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Positive Coping with Life after a Stroke

Positive Coping

Surround yourself with positive influences and focus your thinking toward positive things.

After a stroke you have to cope with many changes in the way you live your daily life. You may have changes such as uncoordinated movements of an arm and/or leg, difficulty getting dressed, and completing personal care activities. In addition, there may be a new dependence on a family member or other caregiver to assist you with daily activities like bathing, grooming, or toileting, etc.

Elderly Man SmilingAccepting certain losses and grieving are normal responses to your new way of being. Feelings of depression may be common shortly after a stroke.

Depression is a common mental disorder that has symptoms of sadness, loss of interest or pleasure, low energy, and poor concentration. In an older adult, signs of major depression may be seen by some of the following symptoms: unexplained or aggravated aches and pains, hopelessness, helplessness, anxiety and worries, or memory problems. Some more clues about depression in an elderly adult to note are loss of feeling of pleasure, slowed movement, irritability, lack of interest in personal care (for example, skipping meals, forgetting medications, neglecting personal hygiene). If you have new or worsening symptoms such as overwhelming sadness, thoughts of suicide, worsening anxiety or increased trouble sleeping, it is time to get help by telling your health care provider or caregiver.

What can you do?

Ask yourself the following questions:

  • Do I get frustrated with my daily life because I need help doing things?
  • Do I think that I have lost control of my life, because I have to follow directions from those who care for me?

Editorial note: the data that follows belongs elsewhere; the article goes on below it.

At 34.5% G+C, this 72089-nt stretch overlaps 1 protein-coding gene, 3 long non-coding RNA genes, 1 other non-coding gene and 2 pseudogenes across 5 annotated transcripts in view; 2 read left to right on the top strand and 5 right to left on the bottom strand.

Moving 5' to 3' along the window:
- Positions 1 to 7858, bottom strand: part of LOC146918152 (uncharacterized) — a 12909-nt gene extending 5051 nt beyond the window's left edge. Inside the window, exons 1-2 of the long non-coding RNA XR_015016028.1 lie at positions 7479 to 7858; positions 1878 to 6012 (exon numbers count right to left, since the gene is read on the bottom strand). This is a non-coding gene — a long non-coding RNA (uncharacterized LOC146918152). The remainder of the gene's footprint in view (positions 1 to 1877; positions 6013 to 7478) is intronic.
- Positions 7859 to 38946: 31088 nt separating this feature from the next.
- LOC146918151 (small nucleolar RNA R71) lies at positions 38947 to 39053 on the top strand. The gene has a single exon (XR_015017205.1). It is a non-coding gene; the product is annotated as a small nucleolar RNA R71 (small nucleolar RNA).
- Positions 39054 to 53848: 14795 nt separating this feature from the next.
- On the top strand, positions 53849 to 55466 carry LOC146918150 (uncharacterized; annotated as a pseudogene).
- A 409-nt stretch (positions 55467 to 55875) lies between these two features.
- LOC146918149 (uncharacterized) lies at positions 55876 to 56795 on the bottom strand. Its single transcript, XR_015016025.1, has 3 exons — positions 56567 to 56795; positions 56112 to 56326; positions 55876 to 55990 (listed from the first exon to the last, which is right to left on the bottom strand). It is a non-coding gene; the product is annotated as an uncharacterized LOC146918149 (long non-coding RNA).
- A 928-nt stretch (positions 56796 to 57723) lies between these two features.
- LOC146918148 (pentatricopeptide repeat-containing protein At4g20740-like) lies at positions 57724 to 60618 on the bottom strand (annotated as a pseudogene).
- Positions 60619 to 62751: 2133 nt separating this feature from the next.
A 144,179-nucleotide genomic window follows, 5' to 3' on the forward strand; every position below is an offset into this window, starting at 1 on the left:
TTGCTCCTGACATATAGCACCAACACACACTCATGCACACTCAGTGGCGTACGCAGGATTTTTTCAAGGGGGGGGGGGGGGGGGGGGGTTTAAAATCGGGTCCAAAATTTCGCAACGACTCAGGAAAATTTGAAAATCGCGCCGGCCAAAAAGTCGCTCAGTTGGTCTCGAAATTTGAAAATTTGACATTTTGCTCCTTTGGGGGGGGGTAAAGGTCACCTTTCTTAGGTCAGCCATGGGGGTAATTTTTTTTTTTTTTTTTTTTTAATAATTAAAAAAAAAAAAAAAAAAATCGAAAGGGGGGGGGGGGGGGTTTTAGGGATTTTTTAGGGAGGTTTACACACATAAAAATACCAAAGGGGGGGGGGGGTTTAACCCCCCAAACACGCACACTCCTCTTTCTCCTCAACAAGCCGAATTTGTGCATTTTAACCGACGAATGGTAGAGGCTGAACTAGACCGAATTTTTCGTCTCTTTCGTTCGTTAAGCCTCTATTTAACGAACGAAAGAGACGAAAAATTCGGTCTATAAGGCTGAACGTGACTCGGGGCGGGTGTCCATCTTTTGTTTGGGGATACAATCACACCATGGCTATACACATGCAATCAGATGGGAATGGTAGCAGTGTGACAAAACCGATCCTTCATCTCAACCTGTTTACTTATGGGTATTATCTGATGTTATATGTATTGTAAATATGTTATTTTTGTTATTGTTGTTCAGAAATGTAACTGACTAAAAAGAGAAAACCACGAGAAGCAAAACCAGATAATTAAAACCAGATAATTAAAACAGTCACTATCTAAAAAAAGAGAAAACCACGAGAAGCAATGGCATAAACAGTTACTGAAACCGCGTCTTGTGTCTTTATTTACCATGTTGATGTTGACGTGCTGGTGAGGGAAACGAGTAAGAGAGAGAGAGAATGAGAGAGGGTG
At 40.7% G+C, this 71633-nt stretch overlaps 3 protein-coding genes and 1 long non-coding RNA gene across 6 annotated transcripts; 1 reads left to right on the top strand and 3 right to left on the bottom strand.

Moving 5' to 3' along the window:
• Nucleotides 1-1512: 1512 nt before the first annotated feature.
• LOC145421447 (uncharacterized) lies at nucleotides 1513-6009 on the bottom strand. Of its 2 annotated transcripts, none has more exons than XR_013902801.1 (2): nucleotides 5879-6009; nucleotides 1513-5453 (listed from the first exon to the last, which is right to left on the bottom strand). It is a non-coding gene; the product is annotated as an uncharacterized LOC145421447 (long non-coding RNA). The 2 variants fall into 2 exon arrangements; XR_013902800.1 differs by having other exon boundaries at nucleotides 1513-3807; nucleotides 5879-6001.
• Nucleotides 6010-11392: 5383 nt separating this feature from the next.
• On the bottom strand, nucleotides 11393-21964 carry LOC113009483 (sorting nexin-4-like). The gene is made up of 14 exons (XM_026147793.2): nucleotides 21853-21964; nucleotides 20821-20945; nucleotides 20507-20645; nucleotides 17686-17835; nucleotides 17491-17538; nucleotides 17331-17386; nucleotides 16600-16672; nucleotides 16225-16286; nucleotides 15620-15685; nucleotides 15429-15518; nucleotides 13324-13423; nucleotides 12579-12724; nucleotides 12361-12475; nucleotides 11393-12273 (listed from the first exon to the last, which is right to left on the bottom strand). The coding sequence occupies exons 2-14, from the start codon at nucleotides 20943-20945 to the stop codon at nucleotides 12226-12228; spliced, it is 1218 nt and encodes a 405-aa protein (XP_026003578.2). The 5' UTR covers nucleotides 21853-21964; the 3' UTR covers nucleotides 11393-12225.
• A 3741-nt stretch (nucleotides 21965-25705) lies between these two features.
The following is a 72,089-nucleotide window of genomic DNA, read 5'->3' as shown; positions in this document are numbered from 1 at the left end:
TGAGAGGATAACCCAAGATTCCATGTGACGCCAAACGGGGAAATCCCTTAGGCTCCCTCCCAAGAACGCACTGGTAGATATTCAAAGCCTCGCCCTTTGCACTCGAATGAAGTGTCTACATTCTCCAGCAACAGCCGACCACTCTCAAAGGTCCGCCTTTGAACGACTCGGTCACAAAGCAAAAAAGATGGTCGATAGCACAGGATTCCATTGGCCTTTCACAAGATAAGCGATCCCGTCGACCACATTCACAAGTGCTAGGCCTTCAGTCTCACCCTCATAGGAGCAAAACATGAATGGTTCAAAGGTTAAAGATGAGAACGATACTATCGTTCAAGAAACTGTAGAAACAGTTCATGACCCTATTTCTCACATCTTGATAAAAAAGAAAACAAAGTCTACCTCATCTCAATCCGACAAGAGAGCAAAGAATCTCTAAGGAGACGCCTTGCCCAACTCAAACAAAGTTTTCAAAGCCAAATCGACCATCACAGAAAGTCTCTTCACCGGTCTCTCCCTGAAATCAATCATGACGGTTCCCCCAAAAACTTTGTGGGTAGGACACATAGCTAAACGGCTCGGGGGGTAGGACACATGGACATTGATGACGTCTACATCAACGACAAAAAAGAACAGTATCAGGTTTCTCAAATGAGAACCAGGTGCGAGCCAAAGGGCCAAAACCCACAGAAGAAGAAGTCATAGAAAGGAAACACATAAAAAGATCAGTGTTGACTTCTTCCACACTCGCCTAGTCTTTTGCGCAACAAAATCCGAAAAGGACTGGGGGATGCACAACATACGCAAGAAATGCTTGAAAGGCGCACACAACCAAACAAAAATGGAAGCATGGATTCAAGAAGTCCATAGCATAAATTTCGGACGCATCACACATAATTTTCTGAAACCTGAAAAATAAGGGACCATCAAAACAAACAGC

• Am I depressed or do I feel sad from the effects of my stroke?

Here are ways to surround yourself with positive influences to help you cope when you feel down:

  • Get out of the house (go to church, go shopping, join a small group, or visit neighbors).
  • Get outside daily and enjoy nature, if possible.
  • Accept encouragement and praise from your family and health care providers (occupational therapy, physical therapy, and speech therapy).
  • Try hard at therapy sessions.
  • If you have a spiritual nature, pray for inner peace and joy in your heart.
  • If you can not get out, try computer activities, have family members get you books on tape, start a jigsaw puzzle or do crossword puzzles and word search puzzles.
  • Study scripture and read daily devotional books.
  • Try meditation. Visit http://www.learningmeditation.com/ and link to topics that interest you so you can learn how to relax and seek calm in your life through meditation.
  • Accept your altered body and think of new ways to enjoy yourself each day by getting dressed and making good grooming a priority.
  • Make positive statements about yourself and those who help you.
  • A simple thank you or word of appreciation is a positive way to interact with your family or caregiver.
  • Try something new or become involved in an old hobby or interest by joining a book club or small group at church, organize and add to an existing collection.
  • Remain hopeful about your future and celebrate accomplishments.

Additional Resources:

For more information about depression click on the following website by the National Institute of Mental Health: 
http://www.nimh.nih.gov/health/publications/depression/complete-index.shtml

For a positive coping website click on: 
http://www.informedhealthonline.org/fact-sheet-coping-psychologically-after-a-stroke.31.393.en.print


References:

Ch'ng, A.M., French, D., & McLean, N. (2008). Coping with the challenges of recovery from stroke, long-term perspectives of stroke support group members. Journal of Health Psychology, 13(8), 1136-1146.

Popovich, J.M., Fox, P.G. & Bandagi, R. (2007). Coping with stroke: Psychological and social dimensions in U.S. patients. The International Journal of Psychiatric Nursing Research, 12(3) 1474-1487.

Jacelon, C. (2011). The specialty practice of rehabilitation nursing. Glenview, IL: Association of Rehabilitation Nurses.

Western, H. (2007). Altered living: Coping, hope, and quality of life after stroke. British Journal of Nursing, 16(20) 1266-1270.

World Health Organization (2009). Mental health.

Written in 2009 by Julie Jessop, MSN, RN at the University of Toledo for the Caring~Web©.
Revised 2012.

Last Updated: 5/26/16